Monday, 8 April 2013

Papering Over the Cracks

Conradh na Gaeilge's Julian de Spáinn has called for the development of an all-Ireland strategy for Irish.

In an ideal world, that is of course just what would be happening, but unfortunately the fact is that there are two jurisdictions on the island, with different education systems, different parties in power, and different approaches and attitudes towards the promotion of Irish and its presence in the public sphere. Perhaps most relevantly, the effective veto on a language Act wielded by Unionist parties since the St. Andrews Agreement means that there is unlikely to be one as long as that agreement remains in force. Ironically, perhaps the best that Irish-language campaigners can hope for is a suspension of the devolved institutions, with Westminster forced into keeping its promise to pass an Act. History shows, however, that once Stormont is suspended, it can prove very difficult to get it back up and running.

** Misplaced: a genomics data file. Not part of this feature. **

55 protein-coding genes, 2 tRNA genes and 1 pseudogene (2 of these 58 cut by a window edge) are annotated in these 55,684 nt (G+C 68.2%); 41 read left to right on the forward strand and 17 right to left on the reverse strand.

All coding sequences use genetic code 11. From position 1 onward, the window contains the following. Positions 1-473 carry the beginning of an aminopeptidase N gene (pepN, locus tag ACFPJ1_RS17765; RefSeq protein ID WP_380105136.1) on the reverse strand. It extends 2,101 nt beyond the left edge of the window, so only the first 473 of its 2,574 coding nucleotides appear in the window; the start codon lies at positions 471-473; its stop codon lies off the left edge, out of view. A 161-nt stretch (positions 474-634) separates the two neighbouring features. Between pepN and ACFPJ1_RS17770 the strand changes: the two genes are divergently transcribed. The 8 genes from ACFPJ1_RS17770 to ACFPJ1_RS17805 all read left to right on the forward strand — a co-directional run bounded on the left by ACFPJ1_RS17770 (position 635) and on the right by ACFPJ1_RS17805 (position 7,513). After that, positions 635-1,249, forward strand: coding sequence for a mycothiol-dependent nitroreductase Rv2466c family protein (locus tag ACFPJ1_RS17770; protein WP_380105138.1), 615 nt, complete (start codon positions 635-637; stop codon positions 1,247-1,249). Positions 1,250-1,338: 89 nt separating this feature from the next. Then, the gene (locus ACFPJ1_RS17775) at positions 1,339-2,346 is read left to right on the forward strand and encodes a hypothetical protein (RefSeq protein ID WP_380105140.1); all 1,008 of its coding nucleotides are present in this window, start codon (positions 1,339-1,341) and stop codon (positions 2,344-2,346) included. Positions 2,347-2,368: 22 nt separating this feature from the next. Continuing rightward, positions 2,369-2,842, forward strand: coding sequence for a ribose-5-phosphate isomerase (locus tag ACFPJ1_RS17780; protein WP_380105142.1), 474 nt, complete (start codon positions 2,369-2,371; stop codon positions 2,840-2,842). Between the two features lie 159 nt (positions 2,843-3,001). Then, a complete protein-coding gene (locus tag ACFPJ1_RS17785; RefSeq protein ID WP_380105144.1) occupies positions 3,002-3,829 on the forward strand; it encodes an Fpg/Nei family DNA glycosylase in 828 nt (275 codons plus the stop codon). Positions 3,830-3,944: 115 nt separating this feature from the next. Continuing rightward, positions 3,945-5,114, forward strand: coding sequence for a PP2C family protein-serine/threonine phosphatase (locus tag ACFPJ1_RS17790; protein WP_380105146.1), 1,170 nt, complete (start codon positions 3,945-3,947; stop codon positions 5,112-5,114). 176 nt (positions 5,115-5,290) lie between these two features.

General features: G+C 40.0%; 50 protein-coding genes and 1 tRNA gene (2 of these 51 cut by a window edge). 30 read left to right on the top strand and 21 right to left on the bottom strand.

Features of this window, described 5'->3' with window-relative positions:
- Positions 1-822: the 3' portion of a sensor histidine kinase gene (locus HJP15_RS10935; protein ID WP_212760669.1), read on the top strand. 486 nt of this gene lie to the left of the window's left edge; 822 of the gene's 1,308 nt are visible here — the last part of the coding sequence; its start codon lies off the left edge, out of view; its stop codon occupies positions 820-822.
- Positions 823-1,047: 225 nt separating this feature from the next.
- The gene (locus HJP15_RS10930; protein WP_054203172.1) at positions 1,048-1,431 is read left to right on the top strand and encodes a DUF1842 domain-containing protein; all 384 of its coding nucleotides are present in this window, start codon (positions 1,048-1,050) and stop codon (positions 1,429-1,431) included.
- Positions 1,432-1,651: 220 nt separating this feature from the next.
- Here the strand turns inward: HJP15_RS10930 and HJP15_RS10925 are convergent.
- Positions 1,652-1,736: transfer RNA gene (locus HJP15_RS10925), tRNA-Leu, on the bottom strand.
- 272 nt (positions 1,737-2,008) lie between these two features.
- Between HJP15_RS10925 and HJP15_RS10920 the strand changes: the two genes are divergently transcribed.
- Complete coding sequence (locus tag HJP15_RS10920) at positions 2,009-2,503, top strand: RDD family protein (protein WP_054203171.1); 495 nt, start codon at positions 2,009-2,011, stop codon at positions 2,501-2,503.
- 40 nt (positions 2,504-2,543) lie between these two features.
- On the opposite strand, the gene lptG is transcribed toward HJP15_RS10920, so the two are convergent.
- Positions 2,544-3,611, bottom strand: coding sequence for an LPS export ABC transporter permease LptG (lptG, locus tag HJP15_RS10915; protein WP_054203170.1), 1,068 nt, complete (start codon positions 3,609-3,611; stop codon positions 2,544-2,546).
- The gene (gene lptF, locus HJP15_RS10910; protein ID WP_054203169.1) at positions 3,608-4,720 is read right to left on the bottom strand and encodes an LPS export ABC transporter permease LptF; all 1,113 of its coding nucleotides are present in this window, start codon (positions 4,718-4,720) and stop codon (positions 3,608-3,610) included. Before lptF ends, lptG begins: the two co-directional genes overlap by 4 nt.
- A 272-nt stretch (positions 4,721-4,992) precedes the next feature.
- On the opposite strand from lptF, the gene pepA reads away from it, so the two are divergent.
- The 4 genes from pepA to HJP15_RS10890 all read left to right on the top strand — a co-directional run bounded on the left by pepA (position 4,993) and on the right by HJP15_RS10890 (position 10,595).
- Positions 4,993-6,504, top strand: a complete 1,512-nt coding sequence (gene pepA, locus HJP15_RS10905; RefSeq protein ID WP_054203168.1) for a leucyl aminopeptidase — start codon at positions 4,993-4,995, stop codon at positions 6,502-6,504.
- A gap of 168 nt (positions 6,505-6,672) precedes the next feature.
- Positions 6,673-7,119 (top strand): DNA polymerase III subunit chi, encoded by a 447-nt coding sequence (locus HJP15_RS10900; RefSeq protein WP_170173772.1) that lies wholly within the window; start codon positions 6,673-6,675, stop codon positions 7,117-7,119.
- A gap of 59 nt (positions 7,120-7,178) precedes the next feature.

And as the 20-year strategy for Irish devised by the last Fianna Fáil Government has already, in the view of many, including the Gaelic League itself, been watered down, it's difficult to see the logic of grafting on a polity where half the population is, at best, neutral with regard to Irish.

That's not to say that all cross-border co-operation on language is a bad thing. Although the Ulster-Scots Agency established under the Good Friday / Belfast Agreement has been a more or less unmitigated disaster, when Foras na Gaeilge was set up it created an expectation of parity, or at least an ambition to achieve it, in the treatment of Irish on the two sides of the border. Funding decisions, however, took account of the different circumstances involved.

A cynical interpretation of Mr. de Spáinn's call would situate it in the context of ongoing manoeuvring on the funding of Irish-language organisations, with the smaller ones in the North worried that, in this case, an all-Ireland ethos might simply mean the end.

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